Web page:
Trinitarian Language and Gender

I have received several emails in recent weeks asking if the traditional Trinitarian language of God as “Father, Son and Holy Spirit” carries with it any tacit understanding that God is, biologically speaking, male. The short answer is “No,” “Nyet,” “Nada,” “Nei.,” There has never been a serious theological discussion in the church about the “gender” of the godhead. When the fourth Lateran council met in 1215 A.D. they did clarify this point, not because of any Christian debate on the issue, but because of false Islamic charges based on a statement found in Surah 5:116 of the Qur’an. The Scripture teaches that “God is spirit” (John 4:24) and therefore God is not a biological creature.
The modern attacks on Trinitarian language is not so much a serious theological discussion as it is a mirror reflecting our own cultural malaise. First, let’s talk about Trinitarian language. When the Scripture declares that God is Father, Son and Holy Spirit, these are eternal designations about his character and nature (not biology). The point is to demonstrate, among other things, the personal and relational nature of God, the intimate relationships within the Trinity, and the divine foundation of family which is designed to reflect the Trinity. The language we use for the Trinity is tied to God’s own self-revelation and self-disclosure of himself. The language of “Our Father” comes from the lips of Jesus himself who invites us to join him in the privilege of crying, “abba, Father.” To move to more gender neutral “functional” language such as “Creator, Redeemer and Sanctifier” shifts the language to attributes of deity rather than the eternal nature of the godhead. Creation, Redemption and Sanctification refers to “works” or “functions” of the Godhead, rather than the eternal relationships which are independent of human creation or God’s redemptive response to the Fall which takes place within the framework of human history.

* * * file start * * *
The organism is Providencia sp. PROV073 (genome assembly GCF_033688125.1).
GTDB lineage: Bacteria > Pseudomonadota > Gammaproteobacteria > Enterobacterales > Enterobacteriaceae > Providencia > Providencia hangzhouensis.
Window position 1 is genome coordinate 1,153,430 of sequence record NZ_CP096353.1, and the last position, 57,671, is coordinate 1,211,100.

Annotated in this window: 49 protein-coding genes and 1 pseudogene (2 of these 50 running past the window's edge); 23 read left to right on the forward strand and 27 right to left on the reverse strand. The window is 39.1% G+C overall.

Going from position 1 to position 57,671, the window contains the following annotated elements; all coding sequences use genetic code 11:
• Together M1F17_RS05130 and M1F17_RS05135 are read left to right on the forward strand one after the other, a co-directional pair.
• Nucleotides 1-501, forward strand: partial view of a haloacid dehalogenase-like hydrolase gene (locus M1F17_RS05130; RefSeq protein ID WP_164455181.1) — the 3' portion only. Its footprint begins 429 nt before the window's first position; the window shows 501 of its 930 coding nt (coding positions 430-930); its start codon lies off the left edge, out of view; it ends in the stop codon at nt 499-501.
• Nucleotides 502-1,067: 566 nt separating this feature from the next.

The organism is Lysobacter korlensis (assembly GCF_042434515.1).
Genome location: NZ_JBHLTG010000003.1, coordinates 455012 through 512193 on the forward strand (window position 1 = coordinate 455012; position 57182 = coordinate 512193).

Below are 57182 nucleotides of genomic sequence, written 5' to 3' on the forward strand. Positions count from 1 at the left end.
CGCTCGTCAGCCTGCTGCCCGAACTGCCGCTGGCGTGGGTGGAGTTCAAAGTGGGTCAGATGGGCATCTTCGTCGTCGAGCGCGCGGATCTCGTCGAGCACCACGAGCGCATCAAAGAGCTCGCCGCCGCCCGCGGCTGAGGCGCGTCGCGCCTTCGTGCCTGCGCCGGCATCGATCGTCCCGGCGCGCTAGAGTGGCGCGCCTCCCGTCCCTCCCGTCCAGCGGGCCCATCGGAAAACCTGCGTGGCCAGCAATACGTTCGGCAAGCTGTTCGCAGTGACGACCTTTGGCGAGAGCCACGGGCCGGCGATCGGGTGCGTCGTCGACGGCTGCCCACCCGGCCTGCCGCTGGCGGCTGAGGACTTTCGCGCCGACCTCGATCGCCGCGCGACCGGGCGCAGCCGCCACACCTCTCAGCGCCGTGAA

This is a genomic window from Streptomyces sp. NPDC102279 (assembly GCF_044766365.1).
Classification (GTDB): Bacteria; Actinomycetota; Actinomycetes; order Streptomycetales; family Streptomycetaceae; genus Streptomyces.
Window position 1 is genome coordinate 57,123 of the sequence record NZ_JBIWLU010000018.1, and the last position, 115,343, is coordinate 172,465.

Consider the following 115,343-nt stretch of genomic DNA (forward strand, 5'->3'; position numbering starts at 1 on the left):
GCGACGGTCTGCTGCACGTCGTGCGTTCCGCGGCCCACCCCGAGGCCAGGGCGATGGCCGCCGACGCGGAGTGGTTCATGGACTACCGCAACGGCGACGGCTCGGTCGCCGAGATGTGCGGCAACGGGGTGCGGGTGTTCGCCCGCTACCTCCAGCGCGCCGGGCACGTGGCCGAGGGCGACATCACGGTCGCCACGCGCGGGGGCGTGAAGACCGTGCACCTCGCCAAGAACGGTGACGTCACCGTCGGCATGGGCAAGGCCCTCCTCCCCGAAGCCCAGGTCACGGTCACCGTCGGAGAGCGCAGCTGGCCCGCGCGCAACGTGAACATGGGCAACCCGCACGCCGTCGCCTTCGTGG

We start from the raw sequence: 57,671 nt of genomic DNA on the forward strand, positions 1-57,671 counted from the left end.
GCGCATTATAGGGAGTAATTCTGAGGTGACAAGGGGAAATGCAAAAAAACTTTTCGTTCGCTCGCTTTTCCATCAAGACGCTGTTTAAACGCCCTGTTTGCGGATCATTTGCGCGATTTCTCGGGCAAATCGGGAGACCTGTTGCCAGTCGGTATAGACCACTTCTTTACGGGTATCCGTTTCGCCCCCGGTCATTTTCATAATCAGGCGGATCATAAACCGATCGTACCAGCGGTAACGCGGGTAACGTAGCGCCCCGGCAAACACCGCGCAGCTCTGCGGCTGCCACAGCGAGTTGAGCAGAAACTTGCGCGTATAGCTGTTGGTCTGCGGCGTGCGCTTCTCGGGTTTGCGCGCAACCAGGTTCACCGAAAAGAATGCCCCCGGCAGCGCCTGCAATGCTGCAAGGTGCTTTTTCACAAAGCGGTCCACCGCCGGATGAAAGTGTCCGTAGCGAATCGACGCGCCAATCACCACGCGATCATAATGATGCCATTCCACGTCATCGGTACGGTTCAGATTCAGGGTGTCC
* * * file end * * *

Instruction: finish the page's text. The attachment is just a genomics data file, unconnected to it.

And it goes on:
Second, in the incarnation God did become a biological male in Jesus Christ. He was fully God and fully man. However, the incarnation has always been understood as God’s redemptive action on behalf of the entire human race, rather than a biologically exclusionary act because he was a male instead of a female. There has been the occasional dissent from this view, as seen, for example, in the Shakers, the 18th century restorationist sect. They believed that since God became a man in Jesus Christ, the full redemption of the world would not be complete until he also became a woman. They believed that this happened with “Mother Ann” who they believed was the second incarnation of God and, as a female incarnation, would prepare the church for the final eschaton. However, Christians have long regarded such views as a fundamental misunderstanding of the holistic nature of the incarnation which envisions the church as the bride of Christ, rather than a single earthly “bride” as the Shakers believed was embodied by Mother Ann.
Precisely because Jesus represents male and female, he could not be both at the same time without losing the embodiment of both. Jesus’ representation of both genders is even reflected in the female imagery in the New Testament which portrays Christ as like unto a hen gathering her chicks. Augustine drives this point home when he says, “lest either sex should imagine it was being ignored by the creator, he took to himself a male and was born of a female.” ( Augustine, True Religion, “What was Achieved by the Incarnation of the Word” 16, 30.)
In conclusion, the church should continue to embrace traditional Trinitarian language as revealed in Scripture, and resist moving to generic “God only” liturgies. This commitment has little to do with the need for greater gender inclusivity and sensitivity in our language about the church which has, on the whole, been helpful.
The concern is that we not relinquish language specific to God’s revelation of himself. To drop all references to gender when referring to God because of a concern that it might affirm that God is a biological male not only defies centuries of Christian understanding of that language, but it ends up reducing our liturgies to sub-Christian affirmations because they could so easily become either Islamic or Hindu affirmations, or, even more troubling, language and phrases which rob God of his divine personhood and his personal relation with humanity.


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